Rees Escobar leans casually over a minimal white counter at Lower East Coast, the store he founded late last year with his friend Steven Sanz.
“Growing up in the mid-to-late ’90s, the internet wasn’t a big thing yet. So whenever we wanted to meet like-minded people, we hung out at the same central locations,” Escobar said.
He mentions places like Flavor Station in downtown Miami and Ghetto Thang in Perrine as his former go-to spots to meet friends, thumb through magazines and buy indie-brand clothing. “Those shops were super-important to me growing up.”
But now, he says, “everything is on the phone or the internet. That person-to-person experience is sort of lost.”
Lower East Coast takes things back to basics
Escobar and Sanz are confident that they’ve re-launched a ground-zero for youth culture in Miami. Frequented by 20- and 30-somethings interested in exploring fashion, sports and design through an urban lens, Lower East Coast — which moved this year from its original location in Allapattah to a new space in the Miami Design District — carries an array of collectible magazines, contemporary brands, and a selection of hats, stickers and memorabilia that you’re unlikely to find anywhere else in South Florida.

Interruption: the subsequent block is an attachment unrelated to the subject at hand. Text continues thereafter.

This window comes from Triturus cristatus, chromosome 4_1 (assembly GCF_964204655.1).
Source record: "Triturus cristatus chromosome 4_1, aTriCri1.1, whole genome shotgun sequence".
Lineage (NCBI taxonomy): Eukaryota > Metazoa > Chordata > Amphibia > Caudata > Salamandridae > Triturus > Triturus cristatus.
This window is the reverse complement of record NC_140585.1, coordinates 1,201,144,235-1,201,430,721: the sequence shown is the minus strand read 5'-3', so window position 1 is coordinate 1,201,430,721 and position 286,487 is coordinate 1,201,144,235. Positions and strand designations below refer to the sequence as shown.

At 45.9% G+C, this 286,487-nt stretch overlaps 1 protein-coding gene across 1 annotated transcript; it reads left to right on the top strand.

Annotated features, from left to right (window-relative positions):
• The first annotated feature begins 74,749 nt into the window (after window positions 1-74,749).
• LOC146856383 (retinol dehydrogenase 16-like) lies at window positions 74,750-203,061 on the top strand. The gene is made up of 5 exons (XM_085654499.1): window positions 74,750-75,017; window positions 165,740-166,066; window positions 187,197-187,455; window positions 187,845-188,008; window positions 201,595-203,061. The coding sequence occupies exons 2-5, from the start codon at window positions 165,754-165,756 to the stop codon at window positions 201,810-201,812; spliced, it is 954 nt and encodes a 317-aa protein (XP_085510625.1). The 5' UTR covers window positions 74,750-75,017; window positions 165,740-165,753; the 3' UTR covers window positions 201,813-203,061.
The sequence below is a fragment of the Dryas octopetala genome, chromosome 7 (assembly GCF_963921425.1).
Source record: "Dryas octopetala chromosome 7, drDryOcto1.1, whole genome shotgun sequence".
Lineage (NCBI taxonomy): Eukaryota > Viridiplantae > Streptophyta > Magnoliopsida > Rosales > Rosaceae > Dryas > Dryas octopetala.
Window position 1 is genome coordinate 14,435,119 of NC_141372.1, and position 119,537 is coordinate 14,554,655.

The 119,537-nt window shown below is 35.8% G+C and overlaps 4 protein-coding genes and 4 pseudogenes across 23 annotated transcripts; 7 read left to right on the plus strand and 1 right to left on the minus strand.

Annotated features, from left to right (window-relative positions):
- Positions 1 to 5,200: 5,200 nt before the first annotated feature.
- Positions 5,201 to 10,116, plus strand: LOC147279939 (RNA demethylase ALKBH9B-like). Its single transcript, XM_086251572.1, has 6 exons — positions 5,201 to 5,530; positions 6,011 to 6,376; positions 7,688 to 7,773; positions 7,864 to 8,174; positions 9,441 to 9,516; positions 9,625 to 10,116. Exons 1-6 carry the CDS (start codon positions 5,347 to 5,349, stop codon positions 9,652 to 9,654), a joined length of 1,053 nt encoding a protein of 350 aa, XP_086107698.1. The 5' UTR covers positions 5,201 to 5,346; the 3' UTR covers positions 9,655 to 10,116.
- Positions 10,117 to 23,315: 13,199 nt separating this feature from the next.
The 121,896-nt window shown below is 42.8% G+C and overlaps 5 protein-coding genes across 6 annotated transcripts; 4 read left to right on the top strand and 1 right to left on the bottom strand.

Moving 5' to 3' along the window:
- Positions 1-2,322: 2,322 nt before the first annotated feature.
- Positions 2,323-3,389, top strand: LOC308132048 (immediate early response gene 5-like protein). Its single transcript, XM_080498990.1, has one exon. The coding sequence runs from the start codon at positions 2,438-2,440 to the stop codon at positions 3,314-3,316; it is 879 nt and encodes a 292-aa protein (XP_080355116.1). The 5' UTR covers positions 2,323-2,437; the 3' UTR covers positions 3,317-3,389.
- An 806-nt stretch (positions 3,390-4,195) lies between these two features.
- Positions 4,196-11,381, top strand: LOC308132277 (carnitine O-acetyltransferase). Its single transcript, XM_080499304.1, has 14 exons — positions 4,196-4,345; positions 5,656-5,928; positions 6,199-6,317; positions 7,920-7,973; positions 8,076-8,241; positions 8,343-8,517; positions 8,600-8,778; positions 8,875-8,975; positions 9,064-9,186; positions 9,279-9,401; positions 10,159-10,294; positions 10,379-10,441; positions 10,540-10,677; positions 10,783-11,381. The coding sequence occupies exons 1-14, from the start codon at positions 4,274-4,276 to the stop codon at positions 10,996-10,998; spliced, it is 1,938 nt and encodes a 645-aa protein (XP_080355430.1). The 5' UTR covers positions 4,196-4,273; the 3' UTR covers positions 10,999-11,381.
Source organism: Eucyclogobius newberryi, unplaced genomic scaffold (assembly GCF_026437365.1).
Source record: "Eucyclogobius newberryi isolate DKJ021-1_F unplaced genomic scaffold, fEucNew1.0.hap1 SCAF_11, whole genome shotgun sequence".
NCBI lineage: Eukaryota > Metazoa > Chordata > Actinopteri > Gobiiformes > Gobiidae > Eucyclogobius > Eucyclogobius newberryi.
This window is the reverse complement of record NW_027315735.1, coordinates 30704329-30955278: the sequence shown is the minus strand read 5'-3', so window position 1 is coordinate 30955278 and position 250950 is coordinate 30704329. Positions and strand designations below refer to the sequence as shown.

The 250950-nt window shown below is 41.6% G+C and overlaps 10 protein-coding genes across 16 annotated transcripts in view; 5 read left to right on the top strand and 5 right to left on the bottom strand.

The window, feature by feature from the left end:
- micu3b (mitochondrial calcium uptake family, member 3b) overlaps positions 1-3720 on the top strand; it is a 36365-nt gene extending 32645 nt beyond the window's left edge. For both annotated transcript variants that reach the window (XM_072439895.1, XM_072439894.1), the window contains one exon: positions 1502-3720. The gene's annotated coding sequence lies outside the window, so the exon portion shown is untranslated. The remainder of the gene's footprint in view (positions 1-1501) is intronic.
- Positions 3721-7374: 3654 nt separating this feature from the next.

“We wanted to create a hub for local youth, so they could explore things they probably haven’t seen anywhere else,” Sanz said.
The two met several years ago as collaborators in the music industry. Sanz, a longtime producer, was previously managed by Escobar, whose current roster includes the rising hip-hop star Denzel Curry.
A mix of old and new
That might include some hard-to-find domestic and international magazines, the majority of which are either no longer in publication or simply rare to find in a brick-and-mortar shop. Shelves include titles like Kinfolk, an art, design and culture mag whose editorial board includes the inimitable art curator Hans Ulrich Obrist; Victory, a sports magazine that emphasizes the beauty of sports through large-format photography; and Terremoto, a Mexico-based magazine covering the region’s art and culture.
“We love anything design-friendly that you can pick up and see the past in,” Escobar said.
The shop’s apparel selection includes Stray Rats, a made-in-Miami brand you can only find locally at Lower East Coast. Tees by Onyx Collective and Bedlum also line the shop. Escobar and Sanz have plans to expand into workwear and add more upscale streetwear brands, as well as design-oriented workshops and community discussions. They’re also growing LEC’s footprint, opening a second location in the Miami Design District this month.
Everything in the shop is sourced by Escobar and Sanz, who work with suppliers in Miami and all over the world. “Instead of having to shop online, we want you to get your hands on it,” Sanz said. Added Escobar: “We want kids to know that if they’re making T-shirts or getting into design, they don’t have to leave Miami to do it.”
Lower East Coast, 84 Northeast 39th Street, Miami; instagram.com/lowereastcoast.